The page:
Police say they will investigate videos featuring stunts and horrific accidents posted online.
Reckless driving flaunted on internet
Police said they would investigate dozens of videos posted on websites that show what appear to be young people in the UAE driving recklessly on public roads. The videos, many of which can be seen on the popular website YouTube, show numerous drivers performing dangerous stunts in car parks, or young men standing atop vehicles moving at high speeds. A few capture what look to be horrific accidents in which young men are ejected from speeding 4x4s or saloon cars disintegrate after their drivers lose control and tumble down roadways.
When told about the videos by The National, officials at Dubai Police said they had not seen them but would begin investigating. "We will conduct an investigation into the issue to determine any breach of the law," said Col Saif Muhair al Mazrouei, the deputy director for traffic at Dubai police. According to Ministry of Interior statistics, for the first nine months of this year, 26 people died and 121 were injured in the UAE as a result of reckless driving.
"Even if there is no eyewitness to the act of dangerous driving and the said individuals haven't been caught in the act, video evidence can be sufficient to apprehend a reckless driver," Col Mazrouei said. Dubai Police will impose strict punishments on people found to be driving dangerously, including impounding vehicles and charging black points, he said. The video images seem to highlight a subculture of dangerous driving among young people. Informal dune-bashing and drifting competitions are popular among teenagers and young men.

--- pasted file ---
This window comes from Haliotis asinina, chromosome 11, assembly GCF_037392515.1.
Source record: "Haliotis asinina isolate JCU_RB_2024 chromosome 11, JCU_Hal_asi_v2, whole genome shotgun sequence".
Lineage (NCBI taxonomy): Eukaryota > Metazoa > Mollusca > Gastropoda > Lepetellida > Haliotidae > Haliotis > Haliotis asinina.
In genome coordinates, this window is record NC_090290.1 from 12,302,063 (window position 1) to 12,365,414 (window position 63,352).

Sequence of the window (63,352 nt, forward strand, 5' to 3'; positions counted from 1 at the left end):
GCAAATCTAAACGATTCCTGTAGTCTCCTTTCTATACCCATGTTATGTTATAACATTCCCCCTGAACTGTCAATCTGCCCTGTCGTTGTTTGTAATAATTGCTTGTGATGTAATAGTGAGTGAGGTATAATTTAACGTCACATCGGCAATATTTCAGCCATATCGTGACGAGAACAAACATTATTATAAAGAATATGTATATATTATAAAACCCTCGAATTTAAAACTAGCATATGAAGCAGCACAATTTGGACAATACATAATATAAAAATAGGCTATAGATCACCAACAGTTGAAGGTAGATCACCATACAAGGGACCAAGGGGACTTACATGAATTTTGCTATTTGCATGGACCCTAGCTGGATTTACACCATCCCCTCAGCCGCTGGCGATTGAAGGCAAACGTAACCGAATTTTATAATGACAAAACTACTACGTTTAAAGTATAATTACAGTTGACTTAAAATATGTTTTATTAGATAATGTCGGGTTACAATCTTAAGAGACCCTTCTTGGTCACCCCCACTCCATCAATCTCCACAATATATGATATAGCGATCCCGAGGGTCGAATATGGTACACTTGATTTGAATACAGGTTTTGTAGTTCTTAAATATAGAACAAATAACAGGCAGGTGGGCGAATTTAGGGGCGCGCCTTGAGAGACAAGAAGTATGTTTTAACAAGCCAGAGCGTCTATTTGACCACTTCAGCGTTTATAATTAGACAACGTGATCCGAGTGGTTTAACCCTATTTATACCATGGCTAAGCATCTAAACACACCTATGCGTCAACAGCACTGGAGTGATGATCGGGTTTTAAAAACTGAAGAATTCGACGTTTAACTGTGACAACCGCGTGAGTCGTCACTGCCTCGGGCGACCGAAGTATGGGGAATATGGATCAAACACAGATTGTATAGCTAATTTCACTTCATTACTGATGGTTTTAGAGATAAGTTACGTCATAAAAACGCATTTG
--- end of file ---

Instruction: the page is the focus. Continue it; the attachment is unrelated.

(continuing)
Col Gheath Hassan al Zaabi, the director of traffic at the Ministry of Interior, said apprehending reckless drivers based on evidence from the Internet could be difficult. "But we do have people at the police who are monitoring it," he said. "If we find such things and can act on them, then we would proceed with an investigation." There has been concern among some officials in the UAE motorsport industry that in spite of efforts to curb reckless driving, too little has been done bring it under control.
Young drivers are said to have been killed or injured during the informal competitions, prompting officials at some motorsport clubs to hold unsanctioned but monitored motorsport events as an alternative to completely unregulated settings. Civil Defence, police and ambulances, for example, are typically on hand at such events.
However Mohammed bin Sulayem, a rally-driving icon and the president of the Automobile and Touring Club for UAE,said his organisation would not be involved in any unsanctioned events. The club and other motorsport organisations have been working to introduce a set of rules and regulations to formalise drifting as an official motorsport in the UAE. "If the reason for having the unsanctioned competition is to take them off the streets and place them under strict safety requirements - using helmets, ambulances and fire brigades on guard, oversight by government like having the police there - then, yes, it could be acceptable," Mr Sulayem said.
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